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Doctor of Philosophy (PHD)
Molecular Cell and Developmental Biology (Medicine)
Date of Defense
First Committee Member
Carlos T. Moraes
Second Committee Member
Pedro J.I. Salas
Third Committee Member
Fourth Committee Member
Gregory E. Conner
In airway epithelia, lactoperoxidase (LPO) constitutes an important anti-microbial system to protect the host against infection and inflammation. LPO uses hydrogen peroxide and thiocyanate anion to form the biocidal compound, hypothiocyanite. The rate-limiting factor is hydrogen peroxide substrate availability. This study was conducted to identify the major source of hydrogen peroxide and to characterize its regulation in the human airway. Two homologues of the phagocytic NADPH oxidase, Duox1 and Duox2, were shown to be highly expressed and functional in human airway epithelial cells re-differentiated at the air liquid interface (ALI). Duox activity is regulated by intracellular calcium concentration via its two EF-hand motifs. A rise of intracellular calcium concentration exhibited kinetics that correlated with increase of Duox-generated hydrogen peroxide production, which was inhibited by DPI, a NADPH oxidase inhibitor. Additionally, the involvement of Duox activity in the LPO system was investigated. Bacterial products such as flagellin or inflammatory mediators were used to challenge ALI cultures. As a result, mRNAs from Duox2, LPO and DUOXA2, but not Duox1, were up-regulated in response to stimuli. This study provided new information about the regulation of the anti-microbial LPO system in innate immune host defense.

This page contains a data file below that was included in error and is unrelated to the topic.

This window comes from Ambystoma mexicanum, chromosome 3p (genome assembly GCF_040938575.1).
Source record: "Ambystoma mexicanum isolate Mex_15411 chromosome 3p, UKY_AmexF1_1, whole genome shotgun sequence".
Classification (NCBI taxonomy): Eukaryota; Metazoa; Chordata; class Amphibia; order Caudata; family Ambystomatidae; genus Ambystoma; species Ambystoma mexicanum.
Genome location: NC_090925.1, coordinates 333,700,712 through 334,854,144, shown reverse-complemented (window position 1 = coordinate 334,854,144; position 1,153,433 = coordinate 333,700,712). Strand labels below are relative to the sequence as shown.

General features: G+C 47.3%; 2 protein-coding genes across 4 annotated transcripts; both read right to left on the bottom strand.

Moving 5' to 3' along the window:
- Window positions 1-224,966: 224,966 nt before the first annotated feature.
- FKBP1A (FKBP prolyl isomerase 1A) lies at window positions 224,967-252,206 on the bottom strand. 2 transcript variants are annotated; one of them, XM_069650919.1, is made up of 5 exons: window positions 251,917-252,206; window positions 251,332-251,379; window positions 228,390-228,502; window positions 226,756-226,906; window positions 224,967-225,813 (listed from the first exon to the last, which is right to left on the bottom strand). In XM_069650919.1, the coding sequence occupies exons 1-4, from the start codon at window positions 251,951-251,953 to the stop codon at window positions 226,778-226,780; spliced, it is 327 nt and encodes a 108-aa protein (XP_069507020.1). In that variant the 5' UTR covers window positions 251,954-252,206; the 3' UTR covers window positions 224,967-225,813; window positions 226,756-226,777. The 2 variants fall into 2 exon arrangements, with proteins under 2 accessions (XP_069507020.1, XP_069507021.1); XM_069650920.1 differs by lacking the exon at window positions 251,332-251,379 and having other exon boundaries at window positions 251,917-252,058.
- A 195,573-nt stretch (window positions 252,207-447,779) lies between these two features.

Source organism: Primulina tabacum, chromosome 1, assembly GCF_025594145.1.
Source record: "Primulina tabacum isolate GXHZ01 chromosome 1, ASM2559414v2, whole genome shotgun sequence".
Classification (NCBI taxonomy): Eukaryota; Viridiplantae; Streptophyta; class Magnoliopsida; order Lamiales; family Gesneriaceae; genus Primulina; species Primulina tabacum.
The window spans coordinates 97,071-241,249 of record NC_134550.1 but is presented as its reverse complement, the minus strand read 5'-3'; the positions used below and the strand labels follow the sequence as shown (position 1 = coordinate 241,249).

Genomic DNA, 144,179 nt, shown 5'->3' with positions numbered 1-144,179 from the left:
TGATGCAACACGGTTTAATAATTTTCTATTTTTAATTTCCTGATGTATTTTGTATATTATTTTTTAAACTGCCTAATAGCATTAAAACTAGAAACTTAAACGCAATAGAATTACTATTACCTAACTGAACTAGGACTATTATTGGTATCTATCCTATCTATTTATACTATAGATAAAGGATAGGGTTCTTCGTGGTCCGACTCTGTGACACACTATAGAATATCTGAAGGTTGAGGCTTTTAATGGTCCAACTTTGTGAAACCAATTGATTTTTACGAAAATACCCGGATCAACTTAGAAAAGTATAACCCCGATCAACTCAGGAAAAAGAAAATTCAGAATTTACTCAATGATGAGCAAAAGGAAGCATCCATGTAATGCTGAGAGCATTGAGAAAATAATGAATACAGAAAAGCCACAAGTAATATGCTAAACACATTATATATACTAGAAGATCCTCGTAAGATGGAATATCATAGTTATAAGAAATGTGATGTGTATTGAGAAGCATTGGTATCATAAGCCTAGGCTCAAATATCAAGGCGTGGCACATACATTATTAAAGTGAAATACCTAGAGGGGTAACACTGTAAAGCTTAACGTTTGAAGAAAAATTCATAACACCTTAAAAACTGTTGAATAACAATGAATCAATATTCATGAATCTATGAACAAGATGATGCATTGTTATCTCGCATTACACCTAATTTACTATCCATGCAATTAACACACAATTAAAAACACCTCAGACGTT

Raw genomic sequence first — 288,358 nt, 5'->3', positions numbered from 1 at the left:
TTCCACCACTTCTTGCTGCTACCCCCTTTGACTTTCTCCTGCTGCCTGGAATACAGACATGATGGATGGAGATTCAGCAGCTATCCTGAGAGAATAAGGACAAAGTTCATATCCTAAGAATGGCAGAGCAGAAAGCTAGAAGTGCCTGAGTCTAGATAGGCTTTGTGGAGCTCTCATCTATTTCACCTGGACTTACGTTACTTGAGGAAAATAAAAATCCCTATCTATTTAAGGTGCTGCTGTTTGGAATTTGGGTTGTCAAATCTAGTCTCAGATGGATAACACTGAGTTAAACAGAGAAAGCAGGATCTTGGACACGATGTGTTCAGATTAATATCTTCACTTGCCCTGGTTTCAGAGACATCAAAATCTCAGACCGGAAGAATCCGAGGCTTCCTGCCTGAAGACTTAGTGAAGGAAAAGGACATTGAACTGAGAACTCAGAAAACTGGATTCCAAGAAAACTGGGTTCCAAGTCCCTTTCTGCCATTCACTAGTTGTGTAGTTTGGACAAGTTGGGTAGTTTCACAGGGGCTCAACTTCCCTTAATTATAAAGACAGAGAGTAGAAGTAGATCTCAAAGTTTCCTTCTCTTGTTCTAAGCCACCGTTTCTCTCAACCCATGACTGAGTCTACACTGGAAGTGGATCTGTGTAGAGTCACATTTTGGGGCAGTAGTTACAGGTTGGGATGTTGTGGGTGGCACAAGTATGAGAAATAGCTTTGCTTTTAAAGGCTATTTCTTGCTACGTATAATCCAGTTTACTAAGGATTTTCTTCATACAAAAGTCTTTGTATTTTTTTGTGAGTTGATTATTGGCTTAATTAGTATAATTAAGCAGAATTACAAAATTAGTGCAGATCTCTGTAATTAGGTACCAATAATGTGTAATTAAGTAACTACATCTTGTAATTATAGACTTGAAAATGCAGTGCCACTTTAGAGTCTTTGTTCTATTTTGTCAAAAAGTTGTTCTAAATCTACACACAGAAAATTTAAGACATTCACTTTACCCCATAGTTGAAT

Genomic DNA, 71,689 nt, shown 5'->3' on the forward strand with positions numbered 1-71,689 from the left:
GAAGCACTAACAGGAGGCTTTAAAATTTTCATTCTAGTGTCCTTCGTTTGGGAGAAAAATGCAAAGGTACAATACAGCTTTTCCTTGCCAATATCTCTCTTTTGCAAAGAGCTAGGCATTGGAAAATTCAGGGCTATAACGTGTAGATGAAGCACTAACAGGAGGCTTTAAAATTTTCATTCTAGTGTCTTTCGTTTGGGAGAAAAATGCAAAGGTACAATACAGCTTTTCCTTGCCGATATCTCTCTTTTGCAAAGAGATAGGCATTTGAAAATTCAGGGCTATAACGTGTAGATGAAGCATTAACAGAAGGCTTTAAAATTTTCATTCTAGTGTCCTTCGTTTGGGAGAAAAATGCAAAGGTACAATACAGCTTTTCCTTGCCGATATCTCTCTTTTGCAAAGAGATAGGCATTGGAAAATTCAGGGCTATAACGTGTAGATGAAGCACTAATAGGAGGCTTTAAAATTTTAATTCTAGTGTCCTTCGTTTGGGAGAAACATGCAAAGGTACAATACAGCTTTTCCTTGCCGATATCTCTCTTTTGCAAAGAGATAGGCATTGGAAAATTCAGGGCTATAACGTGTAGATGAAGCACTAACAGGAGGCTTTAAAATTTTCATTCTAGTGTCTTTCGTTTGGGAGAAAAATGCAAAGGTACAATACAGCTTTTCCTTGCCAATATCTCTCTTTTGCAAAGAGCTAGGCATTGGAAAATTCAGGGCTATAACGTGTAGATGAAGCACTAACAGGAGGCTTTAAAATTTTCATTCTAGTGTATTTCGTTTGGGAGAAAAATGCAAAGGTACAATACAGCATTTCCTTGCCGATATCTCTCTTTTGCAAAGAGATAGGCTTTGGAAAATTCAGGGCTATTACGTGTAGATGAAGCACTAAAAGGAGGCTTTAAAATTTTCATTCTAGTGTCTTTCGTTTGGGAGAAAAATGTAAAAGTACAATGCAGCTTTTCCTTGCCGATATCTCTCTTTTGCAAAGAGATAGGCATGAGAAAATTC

Lentivures; Reactive Oxygen Species; Interferon
Forteza, Radia, "Regulation of Hydrogen Peroxide in the Human Airway" (2008). Open Access Dissertations. 173.